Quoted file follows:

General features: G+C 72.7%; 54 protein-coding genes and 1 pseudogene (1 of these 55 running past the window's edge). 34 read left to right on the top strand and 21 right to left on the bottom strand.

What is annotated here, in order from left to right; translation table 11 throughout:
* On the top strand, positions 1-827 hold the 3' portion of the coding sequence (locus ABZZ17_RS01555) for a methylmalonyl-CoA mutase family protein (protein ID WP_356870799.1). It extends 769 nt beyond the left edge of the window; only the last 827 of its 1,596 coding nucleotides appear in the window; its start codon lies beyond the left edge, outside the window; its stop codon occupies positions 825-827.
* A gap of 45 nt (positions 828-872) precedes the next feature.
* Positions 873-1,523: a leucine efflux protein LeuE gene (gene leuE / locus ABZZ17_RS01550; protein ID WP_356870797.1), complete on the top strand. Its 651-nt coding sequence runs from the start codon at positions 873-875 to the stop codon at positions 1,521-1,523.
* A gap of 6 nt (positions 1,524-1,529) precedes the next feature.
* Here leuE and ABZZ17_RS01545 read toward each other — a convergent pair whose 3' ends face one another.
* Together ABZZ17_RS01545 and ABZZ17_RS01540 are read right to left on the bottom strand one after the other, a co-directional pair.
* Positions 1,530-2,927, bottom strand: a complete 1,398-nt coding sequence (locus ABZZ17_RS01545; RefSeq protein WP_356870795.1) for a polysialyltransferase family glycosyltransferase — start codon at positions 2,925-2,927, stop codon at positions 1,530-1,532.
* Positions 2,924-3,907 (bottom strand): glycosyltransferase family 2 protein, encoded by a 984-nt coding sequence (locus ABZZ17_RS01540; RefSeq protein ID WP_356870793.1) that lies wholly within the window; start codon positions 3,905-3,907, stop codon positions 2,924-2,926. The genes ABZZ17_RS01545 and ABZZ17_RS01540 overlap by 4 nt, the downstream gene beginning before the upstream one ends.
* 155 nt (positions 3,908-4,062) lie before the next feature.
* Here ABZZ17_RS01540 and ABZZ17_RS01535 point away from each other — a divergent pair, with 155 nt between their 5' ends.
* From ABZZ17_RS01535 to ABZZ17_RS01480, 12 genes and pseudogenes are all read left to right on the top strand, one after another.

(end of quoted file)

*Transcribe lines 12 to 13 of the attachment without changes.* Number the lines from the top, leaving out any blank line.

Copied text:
* Here ABZZ17_RS01540 and ABZZ17_RS01535 point away from each other — a divergent pair, with 155 nt between their 5' ends.
* From ABZZ17_RS01535 to ABZZ17_RS01480, 12 genes and pseudogenes are all read left to right on the top strand, one after another.